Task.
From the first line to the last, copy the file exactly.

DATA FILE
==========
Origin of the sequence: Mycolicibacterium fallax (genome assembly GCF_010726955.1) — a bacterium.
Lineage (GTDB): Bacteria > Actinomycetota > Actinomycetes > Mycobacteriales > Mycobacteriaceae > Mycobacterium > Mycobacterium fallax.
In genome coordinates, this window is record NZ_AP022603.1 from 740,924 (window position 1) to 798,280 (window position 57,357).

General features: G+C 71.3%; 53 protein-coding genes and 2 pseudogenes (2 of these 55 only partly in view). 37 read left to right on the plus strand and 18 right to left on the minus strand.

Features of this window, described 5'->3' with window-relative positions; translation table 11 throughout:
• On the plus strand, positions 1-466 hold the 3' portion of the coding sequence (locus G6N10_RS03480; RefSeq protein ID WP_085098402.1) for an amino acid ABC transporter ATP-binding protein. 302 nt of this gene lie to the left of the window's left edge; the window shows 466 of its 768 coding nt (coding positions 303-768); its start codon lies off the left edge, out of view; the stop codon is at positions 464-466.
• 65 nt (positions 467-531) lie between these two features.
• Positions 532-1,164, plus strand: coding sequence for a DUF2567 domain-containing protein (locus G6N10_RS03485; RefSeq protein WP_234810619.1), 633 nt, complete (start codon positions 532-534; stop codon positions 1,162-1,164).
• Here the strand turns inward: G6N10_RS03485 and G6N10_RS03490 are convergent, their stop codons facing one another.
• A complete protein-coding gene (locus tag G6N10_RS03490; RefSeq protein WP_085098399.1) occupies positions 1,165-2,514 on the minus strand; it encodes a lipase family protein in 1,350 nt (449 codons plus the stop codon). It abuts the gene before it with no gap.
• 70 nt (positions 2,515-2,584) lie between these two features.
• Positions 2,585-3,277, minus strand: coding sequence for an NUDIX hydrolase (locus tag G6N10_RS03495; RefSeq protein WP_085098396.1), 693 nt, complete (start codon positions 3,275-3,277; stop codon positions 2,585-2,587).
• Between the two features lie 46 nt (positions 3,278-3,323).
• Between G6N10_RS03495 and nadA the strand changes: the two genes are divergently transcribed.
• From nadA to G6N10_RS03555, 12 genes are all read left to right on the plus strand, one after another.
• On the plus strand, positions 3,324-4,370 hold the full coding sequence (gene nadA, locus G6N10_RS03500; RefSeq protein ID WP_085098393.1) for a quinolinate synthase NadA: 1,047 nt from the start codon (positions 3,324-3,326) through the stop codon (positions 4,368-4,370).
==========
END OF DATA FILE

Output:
Origin of the sequence: Mycolicibacterium fallax (genome assembly GCF_010726955.1) — a bacterium.
Lineage (GTDB): Bacteria > Actinomycetota > Actinomycetes > Mycobacteriales > Mycobacteriaceae > Mycobacterium > Mycobacterium fallax.
In genome coordinates, this window is record NZ_AP022603.1 from 740,924 (window position 1) to 798,280 (window position 57,357).

General features: G+C 71.3%; 53 protein-coding genes and 2 pseudogenes (2 of these 55 only partly in view). 37 read left to right on the plus strand and 18 right to left on the minus strand.

Features of this window, described 5'->3' with window-relative positions; translation table 11 throughout:
• On the plus strand, positions 1-466 hold the 3' portion of the coding sequence (locus G6N10_RS03480; RefSeq protein ID WP_085098402.1) for an amino acid ABC transporter ATP-binding protein. 302 nt of this gene lie to the left of the window's left edge; the window shows 466 of its 768 coding nt (coding positions 303-768); its start codon lies off the left edge, out of view; the stop codon is at positions 464-466.
• 65 nt (positions 467-531) lie between these two features.
• Positions 532-1,164, plus strand: coding sequence for a DUF2567 domain-containing protein (locus G6N10_RS03485; RefSeq protein WP_234810619.1), 633 nt, complete (start codon positions 532-534; stop codon positions 1,162-1,164).
• Here the strand turns inward: G6N10_RS03485 and G6N10_RS03490 are convergent, their stop codons facing one another.
• A complete protein-coding gene (locus tag G6N10_RS03490; RefSeq protein WP_085098399.1) occupies positions 1,165-2,514 on the minus strand; it encodes a lipase family protein in 1,350 nt (449 codons plus the stop codon). It abuts the gene before it with no gap.
• 70 nt (positions 2,515-2,584) lie between these two features.
• Positions 2,585-3,277, minus strand: coding sequence for an NUDIX hydrolase (locus tag G6N10_RS03495; RefSeq protein WP_085098396.1), 693 nt, complete (start codon positions 3,275-3,277; stop codon positions 2,585-2,587).
• Between the two features lie 46 nt (positions 3,278-3,323).
• Between G6N10_RS03495 and nadA the strand changes: the two genes are divergently transcribed.
• From nadA to G6N10_RS03555, 12 genes are all read left to right on the plus strand, one after another.
• On the plus strand, positions 3,324-4,370 hold the full coding sequence (gene nadA, locus G6N10_RS03500; RefSeq protein ID WP_085098393.1) for a quinolinate synthase NadA: 1,047 nt from the start codon (positions 3,324-3,326) through the stop codon (positions 4,368-4,370).